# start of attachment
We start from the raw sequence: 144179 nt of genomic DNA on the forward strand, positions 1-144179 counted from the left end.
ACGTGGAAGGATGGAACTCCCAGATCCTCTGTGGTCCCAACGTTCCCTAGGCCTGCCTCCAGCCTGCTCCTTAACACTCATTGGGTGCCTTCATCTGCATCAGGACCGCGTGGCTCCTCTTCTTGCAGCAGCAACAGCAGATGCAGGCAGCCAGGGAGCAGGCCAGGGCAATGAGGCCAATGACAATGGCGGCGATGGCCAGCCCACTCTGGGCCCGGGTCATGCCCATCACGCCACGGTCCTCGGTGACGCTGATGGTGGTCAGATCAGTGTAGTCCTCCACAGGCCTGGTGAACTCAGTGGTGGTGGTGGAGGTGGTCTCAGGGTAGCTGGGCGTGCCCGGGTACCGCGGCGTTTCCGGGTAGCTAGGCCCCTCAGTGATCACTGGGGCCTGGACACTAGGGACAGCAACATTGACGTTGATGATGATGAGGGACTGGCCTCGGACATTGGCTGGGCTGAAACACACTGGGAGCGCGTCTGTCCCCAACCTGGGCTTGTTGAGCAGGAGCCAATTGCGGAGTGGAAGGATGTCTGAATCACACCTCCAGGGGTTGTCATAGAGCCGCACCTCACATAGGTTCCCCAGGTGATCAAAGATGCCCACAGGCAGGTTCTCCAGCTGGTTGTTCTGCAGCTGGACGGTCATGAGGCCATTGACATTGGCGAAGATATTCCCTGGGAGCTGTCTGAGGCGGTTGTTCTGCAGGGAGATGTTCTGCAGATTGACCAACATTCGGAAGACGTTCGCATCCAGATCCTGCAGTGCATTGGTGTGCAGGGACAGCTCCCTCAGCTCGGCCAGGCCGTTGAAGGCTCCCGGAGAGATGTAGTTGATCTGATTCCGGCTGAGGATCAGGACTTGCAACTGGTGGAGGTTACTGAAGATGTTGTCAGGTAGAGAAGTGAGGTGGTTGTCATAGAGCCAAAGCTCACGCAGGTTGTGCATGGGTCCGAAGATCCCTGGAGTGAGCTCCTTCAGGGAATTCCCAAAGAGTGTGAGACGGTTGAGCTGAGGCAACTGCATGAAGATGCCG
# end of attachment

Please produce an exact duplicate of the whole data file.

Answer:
We start from the raw sequence: 144179 nt of genomic DNA on the forward strand, positions 1-144179 counted from the left end.
ACGTGGAAGGATGGAACTCCCAGATCCTCTGTGGTCCCAACGTTCCCTAGGCCTGCCTCCAGCCTGCTCCTTAACACTCATTGGGTGCCTTCATCTGCATCAGGACCGCGTGGCTCCTCTTCTTGCAGCAGCAACAGCAGATGCAGGCAGCCAGGGAGCAGGCCAGGGCAATGAGGCCAATGACAATGGCGGCGATGGCCAGCCCACTCTGGGCCCGGGTCATGCCCATCACGCCACGGTCCTCGGTGACGCTGATGGTGGTCAGATCAGTGTAGTCCTCCACAGGCCTGGTGAACTCAGTGGTGGTGGTGGAGGTGGTCTCAGGGTAGCTGGGCGTGCCCGGGTACCGCGGCGTTTCCGGGTAGCTAGGCCCCTCAGTGATCACTGGGGCCTGGACACTAGGGACAGCAACATTGACGTTGATGATGATGAGGGACTGGCCTCGGACATTGGCTGGGCTGAAACACACTGGGAGCGCGTCTGTCCCCAACCTGGGCTTGTTGAGCAGGAGCCAATTGCGGAGTGGAAGGATGTCTGAATCACACCTCCAGGGGTTGTCATAGAGCCGCACCTCACATAGGTTCCCCAGGTGATCAAAGATGCCCACAGGCAGGTTCTCCAGCTGGTTGTTCTGCAGCTGGACGGTCATGAGGCCATTGACATTGGCGAAGATATTCCCTGGGAGCTGTCTGAGGCGGTTGTTCTGCAGGGAGATGTTCTGCAGATTGACCAACATTCGGAAGACGTTCGCATCCAGATCCTGCAGTGCATTGGTGTGCAGGGACAGCTCCCTCAGCTCGGCCAGGCCGTTGAAGGCTCCCGGAGAGATGTAGTTGATCTGATTCCGGCTGAGGATCAGGACTTGCAACTGGTGGAGGTTACTGAAGATGTTGTCAGGTAGAGAAGTGAGGTGGTTGTCATAGAGCCAAAGCTCACGCAGGTTGTGCATGGGTCCGAAGATCCCTGGAGTGAGCTCCTTCAGGGAATTCCCAAAGAGTGTGAGACGGTTGAGCTGAGGCAACTGCATGAAGATGCCG